Essay: Bobbi Dumas, In Defense Of RomanceDon't hide your bodice rippers under the bed! Writer Bobbi Dumas says being a romance fan is nothing to be ashamed of. It's "lovely, affirming storytelling," and a billion-dollar industry to boot, making up more than 14 percent of consumer book sales in 2011.
I read my first romance novel when I was 12. I was a pretty eclectic reader even then, and I'd already dispatched Gone With the Wind, Nicholas and Alexandra and Peppermints in the Parlor. I saw the book — The Fortunes of Love by Caroline Courtney — in a library, and I was hooked by the cover. Something about that man and that woman — his enigmatic hover, her sideways glance — spoke to me. This was a couple who was meant to be together but hadn't figured it out yet. They were attracted but distrustful. There was a story there. I was intrigued.
I checked it out and read it in one sitting, breathless to the end. So this was a romance. A novel for me, the girl who loved old-time, unabashedly sentimental movies, like Gidget, The Sound of Music and Singin' in the Rain. The girl who skimmed Nancy Drew books to find the scenes where Ned Nickerson kissed her. This book was what I'd been looking for, a glimpse into the commingled elation and vulnerability of falling in love, losing that love, regaining it. It was emotional and sweet and scary, and the moment those characters admitted their love for each other in the end, after everything, in spite of everything — because of everything — I felt such bittersweet joy. They were together, happy, in love. It was a romantic rush, but the book was over — so I went to find another one.
My mom, a teacher, thought romances were beneath me. My school librarian gave me her disapproving look when I checked out more romances from the bookmobile. And my best friend's mother told me I should be ashamed for reading such trash.
In fact, I was fascinated. By the road-to-love storylines, and the psychological metamorphoses that had to take place in order to overcome internal and external conflicts, so that these two people could earn their happily ever after (the HEA, as romance readers call it). To me, those were every bit as interesting as my mother's whodunnits or my sister's sci-fi and fantasy excursions — and far more touching!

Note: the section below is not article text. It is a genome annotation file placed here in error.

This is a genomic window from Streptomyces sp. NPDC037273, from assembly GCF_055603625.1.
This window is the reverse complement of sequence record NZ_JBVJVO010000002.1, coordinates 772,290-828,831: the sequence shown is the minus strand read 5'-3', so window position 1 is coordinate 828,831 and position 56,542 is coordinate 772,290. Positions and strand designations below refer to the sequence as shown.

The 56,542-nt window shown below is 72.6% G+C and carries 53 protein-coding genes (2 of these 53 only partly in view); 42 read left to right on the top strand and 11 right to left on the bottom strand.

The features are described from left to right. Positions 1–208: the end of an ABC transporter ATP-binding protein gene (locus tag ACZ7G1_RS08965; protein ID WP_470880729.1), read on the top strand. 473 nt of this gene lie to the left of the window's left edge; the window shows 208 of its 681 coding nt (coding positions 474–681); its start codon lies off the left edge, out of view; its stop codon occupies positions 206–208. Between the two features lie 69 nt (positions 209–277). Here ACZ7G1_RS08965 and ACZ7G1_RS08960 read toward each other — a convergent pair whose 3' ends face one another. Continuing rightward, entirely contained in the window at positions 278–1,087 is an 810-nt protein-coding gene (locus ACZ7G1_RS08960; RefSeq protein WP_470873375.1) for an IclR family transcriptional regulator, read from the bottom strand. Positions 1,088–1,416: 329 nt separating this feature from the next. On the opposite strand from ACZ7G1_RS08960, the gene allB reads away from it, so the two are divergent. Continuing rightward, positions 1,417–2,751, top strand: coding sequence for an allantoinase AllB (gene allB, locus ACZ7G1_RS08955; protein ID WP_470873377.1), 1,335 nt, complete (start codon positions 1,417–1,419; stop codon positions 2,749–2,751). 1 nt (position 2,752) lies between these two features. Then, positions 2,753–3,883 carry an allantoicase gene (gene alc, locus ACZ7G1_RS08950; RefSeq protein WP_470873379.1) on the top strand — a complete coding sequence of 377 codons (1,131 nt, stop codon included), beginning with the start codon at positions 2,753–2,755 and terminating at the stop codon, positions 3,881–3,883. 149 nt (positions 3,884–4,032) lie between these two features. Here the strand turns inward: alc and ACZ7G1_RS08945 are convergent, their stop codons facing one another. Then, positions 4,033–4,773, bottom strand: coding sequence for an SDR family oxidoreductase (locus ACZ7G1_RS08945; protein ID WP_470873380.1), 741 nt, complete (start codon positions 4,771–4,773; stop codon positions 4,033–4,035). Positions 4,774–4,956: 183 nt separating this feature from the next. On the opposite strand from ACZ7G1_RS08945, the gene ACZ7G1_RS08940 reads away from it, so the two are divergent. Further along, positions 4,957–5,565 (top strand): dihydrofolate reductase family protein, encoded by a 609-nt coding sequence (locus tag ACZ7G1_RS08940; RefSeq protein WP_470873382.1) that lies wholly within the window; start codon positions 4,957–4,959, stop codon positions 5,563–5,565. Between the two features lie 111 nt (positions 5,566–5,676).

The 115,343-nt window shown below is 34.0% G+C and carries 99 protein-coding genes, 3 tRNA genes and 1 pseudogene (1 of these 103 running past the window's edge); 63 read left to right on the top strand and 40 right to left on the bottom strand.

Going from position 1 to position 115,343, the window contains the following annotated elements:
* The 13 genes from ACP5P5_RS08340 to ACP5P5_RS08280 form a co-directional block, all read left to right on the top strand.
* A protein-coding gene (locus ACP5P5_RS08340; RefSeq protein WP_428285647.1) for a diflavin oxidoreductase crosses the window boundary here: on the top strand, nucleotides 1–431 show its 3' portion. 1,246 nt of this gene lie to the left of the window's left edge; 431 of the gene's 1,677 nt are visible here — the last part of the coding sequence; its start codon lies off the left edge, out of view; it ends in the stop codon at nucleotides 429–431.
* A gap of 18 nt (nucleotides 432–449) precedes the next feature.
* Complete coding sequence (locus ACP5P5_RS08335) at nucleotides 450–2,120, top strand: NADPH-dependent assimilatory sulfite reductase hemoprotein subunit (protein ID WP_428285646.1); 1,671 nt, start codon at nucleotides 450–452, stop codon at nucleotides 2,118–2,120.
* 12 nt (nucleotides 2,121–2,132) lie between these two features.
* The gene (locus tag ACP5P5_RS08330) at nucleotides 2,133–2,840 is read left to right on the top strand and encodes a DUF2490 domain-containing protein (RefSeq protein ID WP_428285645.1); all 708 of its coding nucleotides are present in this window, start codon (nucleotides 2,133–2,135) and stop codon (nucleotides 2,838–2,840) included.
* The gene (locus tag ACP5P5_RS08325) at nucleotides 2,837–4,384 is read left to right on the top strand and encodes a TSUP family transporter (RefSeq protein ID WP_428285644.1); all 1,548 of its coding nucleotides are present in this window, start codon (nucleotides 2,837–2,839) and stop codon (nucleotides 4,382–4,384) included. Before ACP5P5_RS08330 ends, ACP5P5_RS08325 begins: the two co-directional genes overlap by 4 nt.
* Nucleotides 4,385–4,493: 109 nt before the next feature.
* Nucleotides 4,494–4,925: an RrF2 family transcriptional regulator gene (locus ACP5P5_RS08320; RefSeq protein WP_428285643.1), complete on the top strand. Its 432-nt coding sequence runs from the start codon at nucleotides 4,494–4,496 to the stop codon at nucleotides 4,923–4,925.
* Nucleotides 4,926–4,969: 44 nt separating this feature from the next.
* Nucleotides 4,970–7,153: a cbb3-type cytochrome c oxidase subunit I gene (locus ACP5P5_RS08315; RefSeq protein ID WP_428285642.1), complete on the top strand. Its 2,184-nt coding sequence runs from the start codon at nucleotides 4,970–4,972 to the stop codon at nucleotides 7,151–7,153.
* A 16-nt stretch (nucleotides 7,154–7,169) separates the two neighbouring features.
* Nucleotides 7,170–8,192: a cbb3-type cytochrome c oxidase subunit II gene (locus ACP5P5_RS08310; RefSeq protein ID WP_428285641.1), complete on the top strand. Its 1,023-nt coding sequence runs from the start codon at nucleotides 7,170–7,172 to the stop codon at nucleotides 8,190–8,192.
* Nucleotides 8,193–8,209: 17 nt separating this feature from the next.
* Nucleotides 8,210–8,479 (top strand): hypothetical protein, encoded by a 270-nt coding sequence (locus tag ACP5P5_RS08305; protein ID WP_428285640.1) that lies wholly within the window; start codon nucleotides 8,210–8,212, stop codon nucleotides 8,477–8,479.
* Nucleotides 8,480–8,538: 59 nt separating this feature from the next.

But I was also ashamed, because all of those people made me feel like I should be.
As an honors student in high school, I read Pride and Prejudice for the first time, which, let's face it, is a romance novel. Elegantly written, and delightfully sly about manners and social classes, of course — but please, there's a reason we swoon over Mr. Darcy (inspired Colin Firth casting aside). We love the way he and Elizabeth Bennett are attracted to one another but don't really like each other much. How he moves from jerk to hero in just under 400 pages.
Most romance arcs follow Elizabeth and Darcy's lead — they start with conflict and lead to mutual understanding. Yes, generally, the initial attraction is physical, but still, by the end, you understand that these people love each other because of who they are, and that they bring out the best in one another. Also, to deserve that HEA, those characters have to change, to grow. They have to develop into people who are worthy of each other, who are ready and willing to risk everything to earn the love, respect and admiration of this person they love.
Why is our devotion to this lovely, affirming storytelling something we should hide, or apologize for? Why this intellectual idea that romance is something to look down on? We know that many intelligent, educated women read it. They must: Romance continues to dominate the publishing industry, accounting for nearly $1.4 billion in sales in 2011, a full 14.3 percent of all consumer book sales.
Romance may not interest you. I get that — though I highly recommend that you at least give it a try; you can find some recommendations at the bottom of the page. I've decided to stop apologizing, though, and I'm no longer ashamed. And women, even if you don't read romances, there's a lot to be proud of in a successful industry that is so dominated and influenced by women. In romance, we are the creators, the intended audience and the receptive consumer, showing our appreciation through astronomical sales. Female writers writing for female readers about traditionally female interests.
Hi, my name's Bobbi. I am smart, well-educated and well-read — and I am very proud to say that I love romance.
More Romantic Reads
Ready to give romance a try? Check out NPR's roundups here and here. Hungry for more? The following authors are the cream of the crop, so almost anything you read by them will be top-notch, but these titles are among their best:
Historical: My personal favorite is Eva Ibbotson, most known for her children's books. She's a more lyrical, literary romance novelist, and her romances were re-released as Young Adult a few years ago — try A Countess Below Stairs or A Company of Swans.
Contemporary: You simply can't beat Susan Elizabeth Phillips (try Match Me If You Can) or Jennifer Crusie (Bet Me) for great romance that will make you laugh and cry in the same book.
Paranormal: Long before Twilight, romance novels were exploring the supernatural world to unprecedented success. Try Sherrilyn Kenyon (her wildly popular Dark Hunter series begins with Fantasy Lover) or Thea Harrison (Dragon Bound).
Bobbi Dumas is a freelance writer based in Madison, Wis. She mostly reviews for Kirkus Media, and is a founding contributing editor of the writing resource website HowToWriteShop.com. A very eclectic reader, she honestly likes romance and women's fiction best.